Finished these in recent weeks:
Misbehaving: the Making of Behavioral Economics by Richard Thaler
A history of the development of Behavioral Economics by and as observed by the author. One story from the book summed up my reaction to reading it - Thaler was giving a lecture to Phsychology department professors at a university he was visiting about the basics of traditional economics. The professors were effectively rolling on the floor laughing at many of the notions. Just an odd book which makes you wonder why ideas that have been accepted in certain fields for so long (for very good reason) have received such pushback in economics.
Scarcity: Why Having Too Little Means So Much by Sendhil Mullainathan and Eldar Shafir
Talks about the effects scarcity has on human behavior. They touch on scarcity of everything such as time (for successful businessmen) and food (those on diets) but mostly the books focuses on those living in poverty and how behavior is drastically changed (mostly for the worst) when money is tight. A lot of lessons to be learned here and applied to welfare systems which could make them more effective for less.
The New Jim Crow: Mass Incarceration in the Age of Colorblindness by Michelle Alexander
Really troubling read about the criminal justice system in this country and how it impacts minorities. The author argues racism is the underlying issue driving the problem but I wasn't really convinced. What seemed more likely is that it's a simple byproduct of socioeconomic status. If you're poor our system simply doesn't work for you (a major failing that needs to be addressed). Blacks are the poorest racial bloc in our country, even poorer than Latinos, while also being one of the smallest groups by population.
What I'm reading now:
Deep Work: Rules for Focused Success in a Distracted World by Cal Newport
Deep work is the ability to focus without distraction on a cognitively demanding task. It's a skill that allows you to quickly master complicated information and produce better results in less time. Deep work will make you better at what you do and provide the sense of true fulfillment that comes from craftsmanship. In short, deep work is like a super power in our increasingly competitive twenty-first century economy. And yet, most people have lost the ability to go deep-spending their days instead in a frantic blur of e-mail and social media, not even realizing there's a better way.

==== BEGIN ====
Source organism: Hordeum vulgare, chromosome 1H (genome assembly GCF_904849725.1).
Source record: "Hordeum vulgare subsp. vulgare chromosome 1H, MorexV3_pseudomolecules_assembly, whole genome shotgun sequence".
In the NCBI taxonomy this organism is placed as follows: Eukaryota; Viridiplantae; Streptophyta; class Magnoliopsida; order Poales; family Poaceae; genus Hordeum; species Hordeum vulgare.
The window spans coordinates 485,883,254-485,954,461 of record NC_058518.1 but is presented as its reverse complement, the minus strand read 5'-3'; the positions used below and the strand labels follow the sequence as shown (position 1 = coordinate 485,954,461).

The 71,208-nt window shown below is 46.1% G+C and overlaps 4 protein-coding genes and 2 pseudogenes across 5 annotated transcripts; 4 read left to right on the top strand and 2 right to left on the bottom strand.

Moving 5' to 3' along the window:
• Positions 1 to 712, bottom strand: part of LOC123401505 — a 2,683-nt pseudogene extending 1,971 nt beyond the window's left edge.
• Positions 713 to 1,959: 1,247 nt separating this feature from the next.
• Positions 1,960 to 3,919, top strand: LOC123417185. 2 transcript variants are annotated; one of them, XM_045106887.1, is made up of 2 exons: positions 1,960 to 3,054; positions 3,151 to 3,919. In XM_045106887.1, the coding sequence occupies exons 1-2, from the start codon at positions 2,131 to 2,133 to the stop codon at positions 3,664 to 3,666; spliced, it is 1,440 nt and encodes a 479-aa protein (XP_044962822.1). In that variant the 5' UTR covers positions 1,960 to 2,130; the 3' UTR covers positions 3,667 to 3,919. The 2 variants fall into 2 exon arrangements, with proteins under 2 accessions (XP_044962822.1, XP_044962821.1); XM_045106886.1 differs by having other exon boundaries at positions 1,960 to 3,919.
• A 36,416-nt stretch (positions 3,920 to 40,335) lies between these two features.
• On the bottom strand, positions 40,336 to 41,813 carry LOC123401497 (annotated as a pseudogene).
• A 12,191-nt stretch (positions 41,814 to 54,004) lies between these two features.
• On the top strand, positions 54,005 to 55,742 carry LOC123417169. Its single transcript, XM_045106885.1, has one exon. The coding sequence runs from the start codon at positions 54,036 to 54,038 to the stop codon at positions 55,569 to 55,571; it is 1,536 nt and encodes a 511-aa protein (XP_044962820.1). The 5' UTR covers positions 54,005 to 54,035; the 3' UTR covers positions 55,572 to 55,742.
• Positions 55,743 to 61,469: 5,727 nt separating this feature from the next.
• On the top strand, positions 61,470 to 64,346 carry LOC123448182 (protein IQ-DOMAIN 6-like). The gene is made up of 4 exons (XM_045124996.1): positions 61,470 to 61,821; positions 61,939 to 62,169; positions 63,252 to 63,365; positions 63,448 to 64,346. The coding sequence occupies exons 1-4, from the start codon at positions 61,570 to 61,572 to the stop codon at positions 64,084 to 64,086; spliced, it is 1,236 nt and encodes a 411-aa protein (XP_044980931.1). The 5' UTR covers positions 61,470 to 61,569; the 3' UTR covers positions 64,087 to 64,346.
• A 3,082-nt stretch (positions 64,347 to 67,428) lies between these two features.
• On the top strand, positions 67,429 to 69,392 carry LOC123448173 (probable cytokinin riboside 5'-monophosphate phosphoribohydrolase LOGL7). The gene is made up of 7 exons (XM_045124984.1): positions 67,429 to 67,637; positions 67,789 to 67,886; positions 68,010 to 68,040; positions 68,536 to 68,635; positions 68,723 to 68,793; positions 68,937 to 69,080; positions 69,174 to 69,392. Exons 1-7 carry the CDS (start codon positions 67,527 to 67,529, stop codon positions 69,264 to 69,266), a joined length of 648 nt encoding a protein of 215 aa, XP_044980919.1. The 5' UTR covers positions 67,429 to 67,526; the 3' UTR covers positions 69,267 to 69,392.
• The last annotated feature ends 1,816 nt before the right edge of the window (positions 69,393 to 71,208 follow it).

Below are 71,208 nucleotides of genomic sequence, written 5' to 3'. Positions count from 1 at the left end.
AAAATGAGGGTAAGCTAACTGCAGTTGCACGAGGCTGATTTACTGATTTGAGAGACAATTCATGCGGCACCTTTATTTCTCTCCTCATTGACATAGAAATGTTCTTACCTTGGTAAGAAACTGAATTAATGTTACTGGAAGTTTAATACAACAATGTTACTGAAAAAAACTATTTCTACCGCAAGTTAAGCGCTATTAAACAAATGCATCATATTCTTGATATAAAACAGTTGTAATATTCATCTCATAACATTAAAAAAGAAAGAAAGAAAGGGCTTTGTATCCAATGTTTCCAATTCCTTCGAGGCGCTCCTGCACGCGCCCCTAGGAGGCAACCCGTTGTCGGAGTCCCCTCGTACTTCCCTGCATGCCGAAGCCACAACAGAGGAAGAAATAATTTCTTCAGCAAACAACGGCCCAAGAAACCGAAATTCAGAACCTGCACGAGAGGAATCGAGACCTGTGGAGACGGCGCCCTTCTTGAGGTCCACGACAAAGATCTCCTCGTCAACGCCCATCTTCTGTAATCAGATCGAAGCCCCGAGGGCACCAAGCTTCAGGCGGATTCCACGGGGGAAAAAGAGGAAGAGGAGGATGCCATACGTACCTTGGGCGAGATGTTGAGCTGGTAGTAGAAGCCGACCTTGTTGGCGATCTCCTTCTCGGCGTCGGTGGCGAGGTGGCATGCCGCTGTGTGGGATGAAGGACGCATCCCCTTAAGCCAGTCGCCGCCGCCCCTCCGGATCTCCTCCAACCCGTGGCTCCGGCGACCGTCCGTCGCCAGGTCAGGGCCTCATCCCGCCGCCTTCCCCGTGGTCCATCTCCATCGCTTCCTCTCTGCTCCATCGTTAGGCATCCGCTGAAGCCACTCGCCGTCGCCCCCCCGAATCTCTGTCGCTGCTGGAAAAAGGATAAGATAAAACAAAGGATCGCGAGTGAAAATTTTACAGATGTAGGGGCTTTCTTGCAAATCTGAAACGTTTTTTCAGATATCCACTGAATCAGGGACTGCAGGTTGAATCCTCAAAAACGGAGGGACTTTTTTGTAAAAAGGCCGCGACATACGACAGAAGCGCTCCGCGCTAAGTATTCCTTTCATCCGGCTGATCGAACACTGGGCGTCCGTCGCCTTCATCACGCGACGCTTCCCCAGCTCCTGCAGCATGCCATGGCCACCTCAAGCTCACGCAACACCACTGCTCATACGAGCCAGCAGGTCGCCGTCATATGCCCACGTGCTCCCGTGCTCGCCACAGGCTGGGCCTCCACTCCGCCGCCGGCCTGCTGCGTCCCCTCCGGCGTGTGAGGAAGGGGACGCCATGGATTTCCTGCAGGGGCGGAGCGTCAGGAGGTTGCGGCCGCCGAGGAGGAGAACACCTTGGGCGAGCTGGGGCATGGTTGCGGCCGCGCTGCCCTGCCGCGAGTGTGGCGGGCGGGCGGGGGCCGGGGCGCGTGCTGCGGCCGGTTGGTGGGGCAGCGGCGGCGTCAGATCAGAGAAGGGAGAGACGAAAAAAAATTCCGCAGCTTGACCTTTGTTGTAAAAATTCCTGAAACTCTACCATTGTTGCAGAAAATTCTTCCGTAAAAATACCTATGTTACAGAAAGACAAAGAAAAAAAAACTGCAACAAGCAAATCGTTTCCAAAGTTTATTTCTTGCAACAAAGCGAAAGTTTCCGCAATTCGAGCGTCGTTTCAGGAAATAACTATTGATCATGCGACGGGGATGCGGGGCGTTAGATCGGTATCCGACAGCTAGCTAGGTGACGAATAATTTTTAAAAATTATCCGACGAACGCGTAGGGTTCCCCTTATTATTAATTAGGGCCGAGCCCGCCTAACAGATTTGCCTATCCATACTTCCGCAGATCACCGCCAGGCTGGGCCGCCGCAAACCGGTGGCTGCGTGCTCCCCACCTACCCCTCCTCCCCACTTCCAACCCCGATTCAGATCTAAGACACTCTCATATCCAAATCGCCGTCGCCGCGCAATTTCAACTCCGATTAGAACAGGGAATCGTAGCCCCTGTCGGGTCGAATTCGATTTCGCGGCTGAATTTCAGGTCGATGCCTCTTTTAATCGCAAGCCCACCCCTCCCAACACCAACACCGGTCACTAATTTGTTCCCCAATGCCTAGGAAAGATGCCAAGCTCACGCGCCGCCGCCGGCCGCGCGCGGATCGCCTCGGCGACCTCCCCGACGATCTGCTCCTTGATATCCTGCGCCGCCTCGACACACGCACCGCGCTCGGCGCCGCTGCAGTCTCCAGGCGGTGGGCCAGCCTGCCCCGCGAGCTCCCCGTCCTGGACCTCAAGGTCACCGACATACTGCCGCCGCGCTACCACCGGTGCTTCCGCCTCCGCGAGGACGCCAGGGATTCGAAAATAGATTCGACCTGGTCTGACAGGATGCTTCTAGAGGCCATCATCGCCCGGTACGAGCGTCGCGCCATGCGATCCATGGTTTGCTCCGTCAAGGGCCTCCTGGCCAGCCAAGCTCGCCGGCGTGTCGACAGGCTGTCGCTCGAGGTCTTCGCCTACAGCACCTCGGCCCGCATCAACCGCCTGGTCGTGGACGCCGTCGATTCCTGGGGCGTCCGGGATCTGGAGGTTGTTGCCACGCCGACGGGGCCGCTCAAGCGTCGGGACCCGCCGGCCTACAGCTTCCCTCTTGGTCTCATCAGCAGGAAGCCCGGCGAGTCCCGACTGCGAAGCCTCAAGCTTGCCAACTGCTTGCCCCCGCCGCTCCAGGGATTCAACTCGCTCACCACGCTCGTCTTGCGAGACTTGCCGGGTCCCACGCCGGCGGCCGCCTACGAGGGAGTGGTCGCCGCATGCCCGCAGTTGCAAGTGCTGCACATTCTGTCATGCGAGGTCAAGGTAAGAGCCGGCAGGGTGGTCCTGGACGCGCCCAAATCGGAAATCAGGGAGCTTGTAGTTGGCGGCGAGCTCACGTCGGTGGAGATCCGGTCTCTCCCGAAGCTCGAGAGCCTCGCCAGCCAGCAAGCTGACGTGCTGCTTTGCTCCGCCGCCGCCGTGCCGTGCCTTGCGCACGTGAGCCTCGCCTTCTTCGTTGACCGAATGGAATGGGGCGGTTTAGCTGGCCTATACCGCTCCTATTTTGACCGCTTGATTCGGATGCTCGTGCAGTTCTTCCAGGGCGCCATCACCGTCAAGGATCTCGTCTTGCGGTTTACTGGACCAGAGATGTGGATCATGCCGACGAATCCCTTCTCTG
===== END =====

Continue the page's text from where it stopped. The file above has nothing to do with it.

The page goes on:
In DEEP WORK, author and professor Cal Newport flips the narrative on impact in a connected age. Instead of arguing distraction is bad, he instead celebrates the power of its opposite. Dividing this book into two parts, he first makes the case that in almost any profession, cultivating a deep work ethic will produce massive benefits. He then presents a rigorous training regimen, presented as a series of four "rules," for transforming your mind and habits to support this skill.
What's in the pipe:
The Checklist Manifesto: How to Get Things Right by Atul Gawande
We live in a world of great and increasing complexity, where even the most expert professionals struggle to master the tasks they face. Longer training, ever more advanced technologies―neither seems to prevent grievous errors. But in a hopeful turn, acclaimed surgeon and writer Atul Gawande finds a remedy in the humblest and simplest of techniques: the checklist. First introduced decades ago by the U.S. Air Force, checklists have enabled pilots to fly aircraft of mind-boggling sophistication. Now innovative checklists are being adopted in hospitals around the world, helping doctors and nurses respond to everything from flu epidemics to avalanches. Even in the immensely complex world of surgery, a simple ninety-second variant has cut the rate of fatalities by more than a third.
In riveting stories, Gawande takes us from Austria, where an emergency checklist saved a drowning victim who had spent half an hour underwater, to Michigan, where a cleanliness checklist in intensive care units virtually eliminated a type of deadly hospital infection. He explains how checklists actually work to prompt striking and immediate improvements. And he follows the checklist revolution into fields well beyond medicine, from disaster response to investment banking, skyscraper construction, and businesses of all kinds.
12 Rules for Life: An Antidote to Chaos by Jordan Peterson
What does everyone in the modern world need to know? Renowned psychologist Jordan B. Peterson's answer to this most difficult of questions uniquely combines the hard-won truths of ancient tradition with the stunning revelations of cutting-edge scientific research.
Humorous, surprising and informative, Dr. Peterson tells us why skateboarding boys and girls must be left alone, what terrible fate awaits those who criticize too easily, and why you should always pet a cat when you meet one on the street.
What does the nervous system of the lowly lobster have to tell us about standing up straight (with our shoulders back) and about success in life? Why did ancient Egyptians worship the capacity to pay careful attention as the highest of gods? What dreadful paths do people tread when they become resentful, arrogant and vengeful? Dr. Peterson journeys broadly, discussing discipline, freedom, adventure and responsibility, distilling the world's wisdom into 12 practical and profound rules for life. 12 Rules for Life shatters the modern commonplaces of science, faith and human nature, while transforming and ennobling the mind and spirit of its readers.